Author Topic: Major Intel, Arm chip security flaw puts your PCs, phones at risk  (Read 333 times)

Offline Hardhead

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A newly discovered exploit in most modern processors could make your computer or phone vulnerable to attacks. But chipmakers say they've got fixes ready to go.

Several researchers, including a member of Google's Project Zero team, found that a design technique used in chips from Intel, Arm and others could allow hackers to access data from the memory on your device. The problem impacts processors going back more than two decades and could let hackers access passwords, encryption keys or sensitive information open in applications.

The flaws, known by the names Spectre and Meltdown, aren't unique to one particular chipmaker or device. Instead, they impact everything from phones to PCs and servers.

"It's not really one vendor's problem," Steve Smith, head of Intel's data center engineering operations, said during a conference call Wednesday. "It's not an issue with our product. It's not an issue with someone else's product." It's a general design issue that impacts most modern chips, he said.


https://www.cnet.com/news/chips-exploit-meltdown-spectre-security-flaws-afflict-arm-phones-and-intel-pcs/

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AMD, Intel's chief rival in supplying processors for computers and data centers, said the exploit has little impact on its processors. One possible exploit could be resolved with software and operating system updates with "negligible performance impact," AMD said, while the other two don't affect AMD chips because of differences in its architecture.

"The threat and the response to the three variants differ by microprocessor company, and AMD is not susceptible to all three variants," the company said in a statement. "Due to differences in AMD's architecture, we believe there is a near zero risk to AMD processors at this time."

Apple has already released there update to version iOS 11.2.2 and Mac OS which I installed January 8th.

https://9to5mac.com/2018/01/08/ios-11-2-2-security-update/



Offline Hardhead

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Re: Major Intel, Arm chip security flaw puts your PCs, phones at risk
« Reply #3 on: January 22, 2018, 07:17:29 am »
Here's a list of all vendors affected.
I do know that Apple has updated there firmware when they updated ISO to 11.2.2

http://www.kb.cert.org/vuls/byvendor?searchview&Query=FIELD+Reference=228519&SearchOrder=4

Microsoft is also updated but there are other issues as described in my previous post about Intel.
http://www.kb.cert.org/vuls/id/CHEU-AQNMYP




Offline Triple Helix

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Re: Major Intel, Arm chip security flaw puts your PCs, phones at risk
« Reply #4 on: January 22, 2018, 05:41:24 pm »
Intel has communicated a potential issue with the microcode included in these BIOS updates for the Intel 4th generation (Haswell) and Intel 5th generation (Broadwell) processors listed below. This issue is currently under investigation by Intel and we will provide further updates as available. Refer to Intel’s Security Issue Update: Addressing Reboot Issues, for more information.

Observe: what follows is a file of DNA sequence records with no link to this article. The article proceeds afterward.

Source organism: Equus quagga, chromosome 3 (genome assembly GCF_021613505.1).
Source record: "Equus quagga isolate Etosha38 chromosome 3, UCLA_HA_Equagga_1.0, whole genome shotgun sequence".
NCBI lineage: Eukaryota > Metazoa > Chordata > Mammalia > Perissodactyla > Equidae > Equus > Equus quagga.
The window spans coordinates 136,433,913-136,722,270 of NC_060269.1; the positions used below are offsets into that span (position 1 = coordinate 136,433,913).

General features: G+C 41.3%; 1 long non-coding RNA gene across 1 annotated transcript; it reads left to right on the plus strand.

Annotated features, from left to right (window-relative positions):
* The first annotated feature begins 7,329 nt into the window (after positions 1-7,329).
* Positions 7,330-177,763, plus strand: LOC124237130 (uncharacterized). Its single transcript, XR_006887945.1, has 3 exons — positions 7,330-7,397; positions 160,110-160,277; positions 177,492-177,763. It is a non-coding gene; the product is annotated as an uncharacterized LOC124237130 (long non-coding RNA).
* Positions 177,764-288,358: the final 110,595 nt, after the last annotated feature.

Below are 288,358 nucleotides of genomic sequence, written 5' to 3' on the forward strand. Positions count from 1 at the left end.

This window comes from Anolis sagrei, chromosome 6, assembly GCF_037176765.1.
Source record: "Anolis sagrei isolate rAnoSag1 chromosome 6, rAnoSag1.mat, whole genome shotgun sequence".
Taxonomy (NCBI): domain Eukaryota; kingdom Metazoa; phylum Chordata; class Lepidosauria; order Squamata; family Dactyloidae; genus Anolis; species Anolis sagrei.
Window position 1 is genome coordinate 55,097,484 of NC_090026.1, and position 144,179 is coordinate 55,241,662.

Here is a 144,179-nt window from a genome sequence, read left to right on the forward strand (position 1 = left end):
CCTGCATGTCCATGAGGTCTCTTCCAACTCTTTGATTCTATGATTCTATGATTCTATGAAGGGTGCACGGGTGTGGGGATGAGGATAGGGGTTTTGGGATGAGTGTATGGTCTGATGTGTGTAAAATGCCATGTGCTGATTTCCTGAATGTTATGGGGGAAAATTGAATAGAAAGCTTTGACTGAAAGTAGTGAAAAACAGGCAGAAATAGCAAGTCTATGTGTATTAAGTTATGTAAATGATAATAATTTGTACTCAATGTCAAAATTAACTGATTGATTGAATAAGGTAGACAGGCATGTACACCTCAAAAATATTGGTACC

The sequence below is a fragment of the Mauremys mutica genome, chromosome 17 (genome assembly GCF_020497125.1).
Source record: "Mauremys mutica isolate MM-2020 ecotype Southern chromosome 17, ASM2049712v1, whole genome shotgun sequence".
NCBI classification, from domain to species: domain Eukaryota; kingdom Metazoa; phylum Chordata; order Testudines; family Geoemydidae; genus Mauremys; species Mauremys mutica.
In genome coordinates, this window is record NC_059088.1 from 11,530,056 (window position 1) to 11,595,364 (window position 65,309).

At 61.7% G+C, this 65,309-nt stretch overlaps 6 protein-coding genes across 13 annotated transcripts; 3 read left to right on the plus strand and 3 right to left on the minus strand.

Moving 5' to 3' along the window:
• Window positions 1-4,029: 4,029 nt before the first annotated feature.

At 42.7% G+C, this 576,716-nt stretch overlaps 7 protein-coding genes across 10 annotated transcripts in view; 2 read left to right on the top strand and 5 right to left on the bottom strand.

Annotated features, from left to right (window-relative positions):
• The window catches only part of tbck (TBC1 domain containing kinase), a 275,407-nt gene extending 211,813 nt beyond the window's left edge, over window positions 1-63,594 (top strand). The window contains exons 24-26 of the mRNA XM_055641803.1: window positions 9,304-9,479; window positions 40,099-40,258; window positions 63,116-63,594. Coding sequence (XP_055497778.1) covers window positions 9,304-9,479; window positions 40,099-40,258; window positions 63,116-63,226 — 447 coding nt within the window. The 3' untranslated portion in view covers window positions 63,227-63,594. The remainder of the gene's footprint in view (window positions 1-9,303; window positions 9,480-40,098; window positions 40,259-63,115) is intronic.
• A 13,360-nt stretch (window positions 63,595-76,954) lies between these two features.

https://newsroom.intel.com/news/intel-security-issue-update-addressing-reboot-issues/
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Offline Hardhead

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Re: Major Intel, Arm chip security flaw puts your PCs, phones at risk
« Reply #5 on: January 23, 2018, 04:41:12 am »
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Root Cause of Reboot Issue Identified; Updated Guidance for Customers and Partners
 
January 22, 2018
By Navin Shenoy

As we start the week, I want to provide an update on the reboot issues we reported Jan. 11. We have now identified the root cause for Broadwell and Haswell platforms, and made good progress in developing a solution to address it. Over the weekend, we began rolling out an early version of the updated solution to industry partners for testing, and we will make a final release available once that testing has been completed.

Based on this, we are updating our guidance for customers and partners:

We recommend that OEMs, cloud service providers, system manufacturers, software vendors and end users stop deployment of current versions, as they may introduce higher than expected reboots and other unpredictable system behavior. For the full list of platforms, see the Intel.com Security Center site.
We ask that our industry partners focus efforts on testing early versions of the updated solution so we can accelerate its release. We expect to share more details on timing later this week.
We continue to urge all customers to vigilantly maintain security best practice and for consumers to keep systems up-to-date.
I apologize for any disruption this change in guidance may cause. The security of our products is critical for Intel, our customers and partners, and for me, personally. I assure you we are working around the clock to ensure we are addressing these issues.

I will keep you updated as we learn more and thank you for your patience.

https://newsroom.intel.com/news/root-cause-of-reboot-issue-identified-updated-guidance-for-customers-and-partners/